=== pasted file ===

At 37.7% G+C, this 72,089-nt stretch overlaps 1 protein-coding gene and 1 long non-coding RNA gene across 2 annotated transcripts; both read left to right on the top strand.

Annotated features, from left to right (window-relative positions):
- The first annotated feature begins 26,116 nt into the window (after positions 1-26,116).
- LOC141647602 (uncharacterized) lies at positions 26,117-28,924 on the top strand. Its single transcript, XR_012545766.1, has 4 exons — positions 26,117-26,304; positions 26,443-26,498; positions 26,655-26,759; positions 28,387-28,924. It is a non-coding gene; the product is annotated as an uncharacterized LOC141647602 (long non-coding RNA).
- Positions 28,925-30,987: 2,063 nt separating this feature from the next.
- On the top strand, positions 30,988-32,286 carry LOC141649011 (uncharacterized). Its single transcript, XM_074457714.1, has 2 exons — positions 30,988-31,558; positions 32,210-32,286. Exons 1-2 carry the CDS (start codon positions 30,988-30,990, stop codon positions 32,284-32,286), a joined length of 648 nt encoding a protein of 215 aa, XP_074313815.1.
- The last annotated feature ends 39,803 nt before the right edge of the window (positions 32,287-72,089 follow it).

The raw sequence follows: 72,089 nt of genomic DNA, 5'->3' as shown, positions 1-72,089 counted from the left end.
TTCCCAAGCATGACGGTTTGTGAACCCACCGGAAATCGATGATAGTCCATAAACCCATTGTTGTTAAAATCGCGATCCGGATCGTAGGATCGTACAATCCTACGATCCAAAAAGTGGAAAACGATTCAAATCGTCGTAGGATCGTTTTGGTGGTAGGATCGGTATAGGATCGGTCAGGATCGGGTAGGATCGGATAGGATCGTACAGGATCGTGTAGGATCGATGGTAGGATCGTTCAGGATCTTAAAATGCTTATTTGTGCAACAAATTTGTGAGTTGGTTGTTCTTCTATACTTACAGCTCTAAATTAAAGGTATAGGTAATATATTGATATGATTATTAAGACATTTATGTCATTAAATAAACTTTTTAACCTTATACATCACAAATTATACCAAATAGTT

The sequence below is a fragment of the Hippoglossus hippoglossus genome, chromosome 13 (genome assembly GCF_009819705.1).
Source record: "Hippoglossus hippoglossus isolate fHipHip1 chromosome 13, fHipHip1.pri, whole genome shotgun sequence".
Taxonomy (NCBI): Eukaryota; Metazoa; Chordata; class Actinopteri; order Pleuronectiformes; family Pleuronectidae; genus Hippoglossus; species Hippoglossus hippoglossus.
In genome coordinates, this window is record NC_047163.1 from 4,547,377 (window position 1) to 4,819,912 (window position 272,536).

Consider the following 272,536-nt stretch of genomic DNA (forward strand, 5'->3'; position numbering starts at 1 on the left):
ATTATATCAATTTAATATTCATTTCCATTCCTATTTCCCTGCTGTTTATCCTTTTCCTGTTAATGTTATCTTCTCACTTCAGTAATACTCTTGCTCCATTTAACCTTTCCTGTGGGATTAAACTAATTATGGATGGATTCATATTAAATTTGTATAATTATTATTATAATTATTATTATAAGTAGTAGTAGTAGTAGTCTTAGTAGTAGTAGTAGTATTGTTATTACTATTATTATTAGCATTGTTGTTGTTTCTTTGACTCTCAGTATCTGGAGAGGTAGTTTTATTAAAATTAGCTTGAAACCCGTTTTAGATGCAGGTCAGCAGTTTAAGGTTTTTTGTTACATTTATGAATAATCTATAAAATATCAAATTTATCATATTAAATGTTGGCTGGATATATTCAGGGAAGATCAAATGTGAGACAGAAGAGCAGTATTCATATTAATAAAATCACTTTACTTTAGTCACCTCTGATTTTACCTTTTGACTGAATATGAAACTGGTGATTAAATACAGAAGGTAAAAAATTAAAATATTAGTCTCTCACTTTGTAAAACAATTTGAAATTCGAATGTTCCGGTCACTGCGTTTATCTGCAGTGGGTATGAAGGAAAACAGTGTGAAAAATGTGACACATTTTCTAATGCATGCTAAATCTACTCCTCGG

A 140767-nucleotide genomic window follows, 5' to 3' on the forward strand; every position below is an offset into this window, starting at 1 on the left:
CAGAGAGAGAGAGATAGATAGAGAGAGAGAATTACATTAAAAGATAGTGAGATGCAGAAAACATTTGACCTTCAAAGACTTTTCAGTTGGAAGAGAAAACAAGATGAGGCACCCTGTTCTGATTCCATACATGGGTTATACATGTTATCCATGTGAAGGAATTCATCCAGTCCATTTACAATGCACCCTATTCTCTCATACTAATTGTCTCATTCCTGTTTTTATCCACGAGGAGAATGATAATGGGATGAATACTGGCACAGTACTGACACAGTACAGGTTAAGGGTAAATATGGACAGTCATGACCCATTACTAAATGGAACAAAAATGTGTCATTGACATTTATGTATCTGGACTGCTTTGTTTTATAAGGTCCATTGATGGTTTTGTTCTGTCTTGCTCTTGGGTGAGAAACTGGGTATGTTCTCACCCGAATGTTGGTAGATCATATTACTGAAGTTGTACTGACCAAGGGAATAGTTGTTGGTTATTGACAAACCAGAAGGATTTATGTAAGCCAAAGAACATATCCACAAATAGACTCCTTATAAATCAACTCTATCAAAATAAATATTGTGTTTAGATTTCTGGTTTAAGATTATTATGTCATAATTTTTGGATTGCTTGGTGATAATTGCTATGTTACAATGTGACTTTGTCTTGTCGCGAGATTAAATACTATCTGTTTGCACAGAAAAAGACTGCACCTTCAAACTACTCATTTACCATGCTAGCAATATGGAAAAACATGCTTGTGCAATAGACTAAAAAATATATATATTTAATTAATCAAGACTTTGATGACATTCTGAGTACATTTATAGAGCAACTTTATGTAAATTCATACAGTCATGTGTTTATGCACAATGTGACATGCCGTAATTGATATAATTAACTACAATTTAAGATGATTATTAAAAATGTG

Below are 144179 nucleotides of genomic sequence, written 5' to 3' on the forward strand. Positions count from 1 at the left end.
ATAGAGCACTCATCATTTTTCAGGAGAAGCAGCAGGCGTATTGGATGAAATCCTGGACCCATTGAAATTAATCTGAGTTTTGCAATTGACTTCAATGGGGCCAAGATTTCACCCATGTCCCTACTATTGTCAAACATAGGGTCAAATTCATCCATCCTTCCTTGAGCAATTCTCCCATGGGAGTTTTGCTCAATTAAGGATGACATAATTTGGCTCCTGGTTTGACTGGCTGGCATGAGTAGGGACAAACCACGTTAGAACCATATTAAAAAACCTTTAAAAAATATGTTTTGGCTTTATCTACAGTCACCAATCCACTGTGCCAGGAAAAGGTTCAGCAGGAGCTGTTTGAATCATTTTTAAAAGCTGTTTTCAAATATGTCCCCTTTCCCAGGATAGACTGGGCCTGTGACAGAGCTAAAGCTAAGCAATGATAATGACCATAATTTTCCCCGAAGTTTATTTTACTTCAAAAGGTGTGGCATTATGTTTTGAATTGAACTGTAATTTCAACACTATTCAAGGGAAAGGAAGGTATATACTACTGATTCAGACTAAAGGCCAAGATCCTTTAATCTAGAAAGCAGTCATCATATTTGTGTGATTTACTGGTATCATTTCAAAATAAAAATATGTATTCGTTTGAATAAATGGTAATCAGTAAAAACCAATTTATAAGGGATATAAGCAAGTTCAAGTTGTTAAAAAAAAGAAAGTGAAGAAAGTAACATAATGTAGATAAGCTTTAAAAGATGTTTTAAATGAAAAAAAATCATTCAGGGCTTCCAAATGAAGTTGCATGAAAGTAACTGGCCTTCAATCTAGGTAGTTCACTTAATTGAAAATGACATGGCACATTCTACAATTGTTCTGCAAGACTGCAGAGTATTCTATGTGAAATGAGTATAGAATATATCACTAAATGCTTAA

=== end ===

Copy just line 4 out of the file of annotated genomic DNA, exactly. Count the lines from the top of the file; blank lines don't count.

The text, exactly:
- LOC141647602 (uncharacterized) lies at positions 26,117-28,924 on the top strand. Its single transcript, XR_012545766.1, has 4 exons — positions 26,117-26,304; positions 26,443-26,498; positions 26,655-26,759; positions 28,387-28,924. It is a non-coding gene; the product is annotated as an uncharacterized LOC141647602 (long non-coding RNA).